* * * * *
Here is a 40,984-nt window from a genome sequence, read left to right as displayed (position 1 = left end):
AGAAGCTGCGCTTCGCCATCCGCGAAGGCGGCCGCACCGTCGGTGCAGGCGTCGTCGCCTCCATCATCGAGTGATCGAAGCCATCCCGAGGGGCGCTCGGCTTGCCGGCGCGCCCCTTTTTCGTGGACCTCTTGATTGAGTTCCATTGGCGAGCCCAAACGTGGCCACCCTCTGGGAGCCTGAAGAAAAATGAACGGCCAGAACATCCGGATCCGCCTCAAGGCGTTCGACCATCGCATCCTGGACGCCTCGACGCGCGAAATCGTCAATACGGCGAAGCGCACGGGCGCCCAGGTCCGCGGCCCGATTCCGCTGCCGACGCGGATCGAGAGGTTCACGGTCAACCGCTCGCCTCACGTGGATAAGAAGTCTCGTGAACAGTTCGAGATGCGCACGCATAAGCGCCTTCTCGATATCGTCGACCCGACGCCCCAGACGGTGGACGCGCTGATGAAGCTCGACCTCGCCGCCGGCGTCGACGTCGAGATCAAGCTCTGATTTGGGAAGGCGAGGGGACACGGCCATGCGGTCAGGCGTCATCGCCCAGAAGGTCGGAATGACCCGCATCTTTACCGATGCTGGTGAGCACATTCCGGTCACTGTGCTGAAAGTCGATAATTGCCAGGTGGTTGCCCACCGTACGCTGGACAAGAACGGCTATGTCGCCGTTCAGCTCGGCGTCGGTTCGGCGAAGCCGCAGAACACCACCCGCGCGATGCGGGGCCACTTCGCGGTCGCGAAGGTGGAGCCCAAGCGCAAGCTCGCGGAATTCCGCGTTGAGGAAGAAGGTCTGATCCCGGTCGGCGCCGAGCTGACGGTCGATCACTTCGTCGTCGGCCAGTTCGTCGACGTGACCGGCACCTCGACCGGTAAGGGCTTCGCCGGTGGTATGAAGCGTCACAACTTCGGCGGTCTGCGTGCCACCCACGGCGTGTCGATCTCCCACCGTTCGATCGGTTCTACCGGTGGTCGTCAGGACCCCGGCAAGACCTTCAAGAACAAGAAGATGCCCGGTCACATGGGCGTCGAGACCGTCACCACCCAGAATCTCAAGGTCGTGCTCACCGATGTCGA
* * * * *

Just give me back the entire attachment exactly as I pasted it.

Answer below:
Here is a 40,984-nt window from a genome sequence, read left to right as displayed (position 1 = left end):
AGAAGCTGCGCTTCGCCATCCGCGAAGGCGGCCGCACCGTCGGTGCAGGCGTCGTCGCCTCCATCATCGAGTGATCGAAGCCATCCCGAGGGGCGCTCGGCTTGCCGGCGCGCCCCTTTTTCGTGGACCTCTTGATTGAGTTCCATTGGCGAGCCCAAACGTGGCCACCCTCTGGGAGCCTGAAGAAAAATGAACGGCCAGAACATCCGGATCCGCCTCAAGGCGTTCGACCATCGCATCCTGGACGCCTCGACGCGCGAAATCGTCAATACGGCGAAGCGCACGGGCGCCCAGGTCCGCGGCCCGATTCCGCTGCCGACGCGGATCGAGAGGTTCACGGTCAACCGCTCGCCTCACGTGGATAAGAAGTCTCGTGAACAGTTCGAGATGCGCACGCATAAGCGCCTTCTCGATATCGTCGACCCGACGCCCCAGACGGTGGACGCGCTGATGAAGCTCGACCTCGCCGCCGGCGTCGACGTCGAGATCAAGCTCTGATTTGGGAAGGCGAGGGGACACGGCCATGCGGTCAGGCGTCATCGCCCAGAAGGTCGGAATGACCCGCATCTTTACCGATGCTGGTGAGCACATTCCGGTCACTGTGCTGAAAGTCGATAATTGCCAGGTGGTTGCCCACCGTACGCTGGACAAGAACGGCTATGTCGCCGTTCAGCTCGGCGTCGGTTCGGCGAAGCCGCAGAACACCACCCGCGCGATGCGGGGCCACTTCGCGGTCGCGAAGGTGGAGCCCAAGCGCAAGCTCGCGGAATTCCGCGTTGAGGAAGAAGGTCTGATCCCGGTCGGCGCCGAGCTGACGGTCGATCACTTCGTCGTCGGCCAGTTCGTCGACGTGACCGGCACCTCGACCGGTAAGGGCTTCGCCGGTGGTATGAAGCGTCACAACTTCGGCGGTCTGCGTGCCACCCACGGCGTGTCGATCTCCCACCGTTCGATCGGTTCTACCGGTGGTCGTCAGGACCCCGGCAAGACCTTCAAGAACAAGAAGATGCCCGGTCACATGGGCGTCGAGACCGTCACCACCCAGAATCTCAAGGTCGTGCTCACCGATGTCGA